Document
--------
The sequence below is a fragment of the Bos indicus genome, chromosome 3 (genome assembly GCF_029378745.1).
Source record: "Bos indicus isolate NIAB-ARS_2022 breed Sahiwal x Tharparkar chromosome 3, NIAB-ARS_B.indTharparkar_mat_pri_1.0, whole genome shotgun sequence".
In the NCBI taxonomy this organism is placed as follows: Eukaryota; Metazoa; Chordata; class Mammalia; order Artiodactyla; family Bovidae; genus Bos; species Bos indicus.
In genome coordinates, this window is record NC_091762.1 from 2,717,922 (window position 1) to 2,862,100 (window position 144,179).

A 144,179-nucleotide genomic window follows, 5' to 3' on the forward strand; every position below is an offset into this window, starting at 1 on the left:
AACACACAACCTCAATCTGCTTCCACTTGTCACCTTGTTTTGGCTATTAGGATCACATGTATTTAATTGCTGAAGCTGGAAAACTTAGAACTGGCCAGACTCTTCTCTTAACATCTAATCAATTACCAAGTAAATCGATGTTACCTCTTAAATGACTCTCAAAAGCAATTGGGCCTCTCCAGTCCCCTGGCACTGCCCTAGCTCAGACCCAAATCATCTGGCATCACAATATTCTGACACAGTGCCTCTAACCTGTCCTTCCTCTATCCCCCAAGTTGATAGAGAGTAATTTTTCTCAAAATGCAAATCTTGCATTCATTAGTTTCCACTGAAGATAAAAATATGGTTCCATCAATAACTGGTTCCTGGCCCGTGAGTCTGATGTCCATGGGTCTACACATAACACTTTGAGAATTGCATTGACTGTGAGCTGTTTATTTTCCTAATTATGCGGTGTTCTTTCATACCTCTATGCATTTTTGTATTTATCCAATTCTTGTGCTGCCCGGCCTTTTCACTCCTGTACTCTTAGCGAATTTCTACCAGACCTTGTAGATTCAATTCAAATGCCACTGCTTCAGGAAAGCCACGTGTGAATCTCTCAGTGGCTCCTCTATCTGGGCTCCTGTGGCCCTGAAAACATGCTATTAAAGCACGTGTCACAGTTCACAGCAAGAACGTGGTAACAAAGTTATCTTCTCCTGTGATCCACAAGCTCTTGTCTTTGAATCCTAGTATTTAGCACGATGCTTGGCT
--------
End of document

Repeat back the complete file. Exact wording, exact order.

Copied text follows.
The sequence below is a fragment of the Bos indicus genome, chromosome 3 (genome assembly GCF_029378745.1).
Source record: "Bos indicus isolate NIAB-ARS_2022 breed Sahiwal x Tharparkar chromosome 3, NIAB-ARS_B.indTharparkar_mat_pri_1.0, whole genome shotgun sequence".
In the NCBI taxonomy this organism is placed as follows: Eukaryota; Metazoa; Chordata; class Mammalia; order Artiodactyla; family Bovidae; genus Bos; species Bos indicus.
In genome coordinates, this window is record NC_091762.1 from 2,717,922 (window position 1) to 2,862,100 (window position 144,179).

A 144,179-nucleotide genomic window follows, 5' to 3' on the forward strand; every position below is an offset into this window, starting at 1 on the left:
AACACACAACCTCAATCTGCTTCCACTTGTCACCTTGTTTTGGCTATTAGGATCACATGTATTTAATTGCTGAAGCTGGAAAACTTAGAACTGGCCAGACTCTTCTCTTAACATCTAATCAATTACCAAGTAAATCGATGTTACCTCTTAAATGACTCTCAAAAGCAATTGGGCCTCTCCAGTCCCCTGGCACTGCCCTAGCTCAGACCCAAATCATCTGGCATCACAATATTCTGACACAGTGCCTCTAACCTGTCCTTCCTCTATCCCCCAAGTTGATAGAGAGTAATTTTTCTCAAAATGCAAATCTTGCATTCATTAGTTTCCACTGAAGATAAAAATATGGTTCCATCAATAACTGGTTCCTGGCCCGTGAGTCTGATGTCCATGGGTCTACACATAACACTTTGAGAATTGCATTGACTGTGAGCTGTTTATTTTCCTAATTATGCGGTGTTCTTTCATACCTCTATGCATTTTTGTATTTATCCAATTCTTGTGCTGCCCGGCCTTTTCACTCCTGTACTCTTAGCGAATTTCTACCAGACCTTGTAGATTCAATTCAAATGCCACTGCTTCAGGAAAGCCACGTGTGAATCTCTCAGTGGCTCCTCTATCTGGGCTCCTGTGGCCCTGAAAACATGCTATTAAAGCACGTGTCACAGTTCACAGCAAGAACGTGGTAACAAAGTTATCTTCTCCTGTGATCCACAAGCTCTTGTCTTTGAATCCTAGTATTTAGCACGATGCTTGGCT